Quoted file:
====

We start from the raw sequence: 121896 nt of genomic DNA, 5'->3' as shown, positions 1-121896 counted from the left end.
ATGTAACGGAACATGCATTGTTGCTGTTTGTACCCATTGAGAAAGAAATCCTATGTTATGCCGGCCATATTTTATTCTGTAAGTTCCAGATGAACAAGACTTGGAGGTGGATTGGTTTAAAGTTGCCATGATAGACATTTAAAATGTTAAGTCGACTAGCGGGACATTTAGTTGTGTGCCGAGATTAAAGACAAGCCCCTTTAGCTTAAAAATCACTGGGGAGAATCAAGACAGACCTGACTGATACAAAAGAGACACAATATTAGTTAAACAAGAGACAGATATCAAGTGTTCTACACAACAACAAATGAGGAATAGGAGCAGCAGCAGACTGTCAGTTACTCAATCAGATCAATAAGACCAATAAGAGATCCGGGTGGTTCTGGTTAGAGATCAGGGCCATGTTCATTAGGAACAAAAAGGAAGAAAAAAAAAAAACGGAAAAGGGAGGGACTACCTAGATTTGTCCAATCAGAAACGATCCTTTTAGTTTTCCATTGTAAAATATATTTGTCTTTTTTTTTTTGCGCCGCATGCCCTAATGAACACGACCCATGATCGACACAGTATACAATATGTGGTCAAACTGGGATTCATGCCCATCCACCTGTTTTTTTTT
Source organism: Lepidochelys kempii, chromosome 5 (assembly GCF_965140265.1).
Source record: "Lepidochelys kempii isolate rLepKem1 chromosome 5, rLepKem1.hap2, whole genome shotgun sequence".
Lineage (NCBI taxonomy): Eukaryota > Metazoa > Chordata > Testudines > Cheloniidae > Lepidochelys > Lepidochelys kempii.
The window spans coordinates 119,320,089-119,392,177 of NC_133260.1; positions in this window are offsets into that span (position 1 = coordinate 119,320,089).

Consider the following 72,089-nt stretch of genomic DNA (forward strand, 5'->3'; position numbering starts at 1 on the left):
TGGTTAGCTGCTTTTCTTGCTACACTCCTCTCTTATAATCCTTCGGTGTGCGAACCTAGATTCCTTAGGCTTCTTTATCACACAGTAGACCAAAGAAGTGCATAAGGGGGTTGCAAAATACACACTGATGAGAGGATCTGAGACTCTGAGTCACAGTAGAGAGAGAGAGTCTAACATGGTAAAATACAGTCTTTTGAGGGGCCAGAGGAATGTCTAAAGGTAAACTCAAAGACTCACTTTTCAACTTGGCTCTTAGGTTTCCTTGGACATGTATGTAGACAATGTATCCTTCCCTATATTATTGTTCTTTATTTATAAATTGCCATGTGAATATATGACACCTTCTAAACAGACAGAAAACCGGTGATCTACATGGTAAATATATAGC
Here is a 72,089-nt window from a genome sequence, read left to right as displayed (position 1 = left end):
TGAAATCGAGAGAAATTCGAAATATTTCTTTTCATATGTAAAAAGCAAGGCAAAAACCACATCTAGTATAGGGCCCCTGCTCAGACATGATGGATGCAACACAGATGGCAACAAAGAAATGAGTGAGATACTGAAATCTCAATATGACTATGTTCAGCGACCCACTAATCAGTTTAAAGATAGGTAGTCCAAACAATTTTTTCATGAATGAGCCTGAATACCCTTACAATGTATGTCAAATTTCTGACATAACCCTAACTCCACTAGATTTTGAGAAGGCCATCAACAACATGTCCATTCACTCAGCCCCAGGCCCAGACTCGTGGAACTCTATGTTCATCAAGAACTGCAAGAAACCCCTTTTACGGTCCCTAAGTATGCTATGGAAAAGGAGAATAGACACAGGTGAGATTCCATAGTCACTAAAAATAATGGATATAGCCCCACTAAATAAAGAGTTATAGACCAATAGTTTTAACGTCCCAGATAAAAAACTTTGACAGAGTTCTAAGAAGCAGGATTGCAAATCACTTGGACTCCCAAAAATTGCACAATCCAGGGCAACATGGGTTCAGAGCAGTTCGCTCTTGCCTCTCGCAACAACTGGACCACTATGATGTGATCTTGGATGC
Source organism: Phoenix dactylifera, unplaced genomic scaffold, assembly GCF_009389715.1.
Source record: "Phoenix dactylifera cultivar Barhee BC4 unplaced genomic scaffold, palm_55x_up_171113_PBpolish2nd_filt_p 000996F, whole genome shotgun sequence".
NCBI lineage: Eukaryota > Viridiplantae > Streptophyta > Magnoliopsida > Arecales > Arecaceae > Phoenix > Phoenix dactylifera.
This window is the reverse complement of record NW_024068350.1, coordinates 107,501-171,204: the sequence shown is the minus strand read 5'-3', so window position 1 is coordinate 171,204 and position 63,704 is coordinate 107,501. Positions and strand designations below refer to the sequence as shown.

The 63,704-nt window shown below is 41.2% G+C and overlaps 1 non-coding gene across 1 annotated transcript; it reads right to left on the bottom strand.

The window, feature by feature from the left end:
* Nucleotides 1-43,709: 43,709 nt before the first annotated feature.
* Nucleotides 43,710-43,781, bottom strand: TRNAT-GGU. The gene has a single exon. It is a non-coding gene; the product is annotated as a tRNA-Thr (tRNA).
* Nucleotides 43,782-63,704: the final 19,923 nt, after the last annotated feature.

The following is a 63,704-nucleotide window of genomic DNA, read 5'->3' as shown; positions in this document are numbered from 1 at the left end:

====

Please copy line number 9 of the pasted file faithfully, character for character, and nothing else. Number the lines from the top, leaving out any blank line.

Here is a 72,089-nt window from a genome sequence, read left to right as displayed (position 1 = left end):